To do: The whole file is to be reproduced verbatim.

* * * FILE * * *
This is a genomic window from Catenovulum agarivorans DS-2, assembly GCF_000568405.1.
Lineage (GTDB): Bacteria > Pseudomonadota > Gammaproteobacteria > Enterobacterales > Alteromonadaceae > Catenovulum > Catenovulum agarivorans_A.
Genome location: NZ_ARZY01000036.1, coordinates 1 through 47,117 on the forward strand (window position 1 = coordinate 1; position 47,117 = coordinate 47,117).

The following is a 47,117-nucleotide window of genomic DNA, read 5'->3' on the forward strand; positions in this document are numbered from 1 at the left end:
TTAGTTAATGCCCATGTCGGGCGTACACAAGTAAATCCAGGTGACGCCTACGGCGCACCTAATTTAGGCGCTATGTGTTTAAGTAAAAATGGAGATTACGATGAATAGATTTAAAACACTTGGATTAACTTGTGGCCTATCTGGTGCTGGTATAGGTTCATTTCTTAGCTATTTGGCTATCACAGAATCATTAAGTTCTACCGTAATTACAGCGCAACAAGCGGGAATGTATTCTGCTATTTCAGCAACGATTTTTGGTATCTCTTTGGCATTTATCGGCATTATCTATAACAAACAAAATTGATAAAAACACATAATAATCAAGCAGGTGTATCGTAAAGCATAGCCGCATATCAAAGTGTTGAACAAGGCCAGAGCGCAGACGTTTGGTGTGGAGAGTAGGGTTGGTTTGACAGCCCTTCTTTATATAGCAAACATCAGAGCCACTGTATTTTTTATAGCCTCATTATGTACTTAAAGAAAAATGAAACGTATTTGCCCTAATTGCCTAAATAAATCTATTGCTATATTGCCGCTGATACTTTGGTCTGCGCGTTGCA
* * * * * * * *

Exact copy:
This is a genomic window from Catenovulum agarivorans DS-2, assembly GCF_000568405.1.
Lineage (GTDB): Bacteria > Pseudomonadota > Gammaproteobacteria > Enterobacterales > Alteromonadaceae > Catenovulum > Catenovulum agarivorans_A.
Genome location: NZ_ARZY01000036.1, coordinates 1 through 47,117 on the forward strand (window position 1 = coordinate 1; position 47,117 = coordinate 47,117).

The following is a 47,117-nucleotide window of genomic DNA, read 5'->3' on the forward strand; positions in this document are numbered from 1 at the left end:
TTAGTTAATGCCCATGTCGGGCGTACACAAGTAAATCCAGGTGACGCCTACGGCGCACCTAATTTAGGCGCTATGTGTTTAAGTAAAAATGGAGATTACGATGAATAGATTTAAAACACTTGGATTAACTTGTGGCCTATCTGGTGCTGGTATAGGTTCATTTCTTAGCTATTTGGCTATCACAGAATCATTAAGTTCTACCGTAATTACAGCGCAACAAGCGGGAATGTATTCTGCTATTTCAGCAACGATTTTTGGTATCTCTTTGGCATTTATCGGCATTATCTATAACAAACAAAATTGATAAAAACACATAATAATCAAGCAGGTGTATCGTAAAGCATAGCCGCATATCAAAGTGTTGAACAAGGCCAGAGCGCAGACGTTTGGTGTGGAGAGTAGGGTTGGTTTGACAGCCCTTCTTTATATAGCAAACATCAGAGCCACTGTATTTTTTATAGCCTCATTATGTACTTAAAGAAAAATGAAACGTATTTGCCCTAATTGCCTAAATAAATCTATTGCTATATTGCCGCTGATACTTTGGTCTGCGCGTTGCA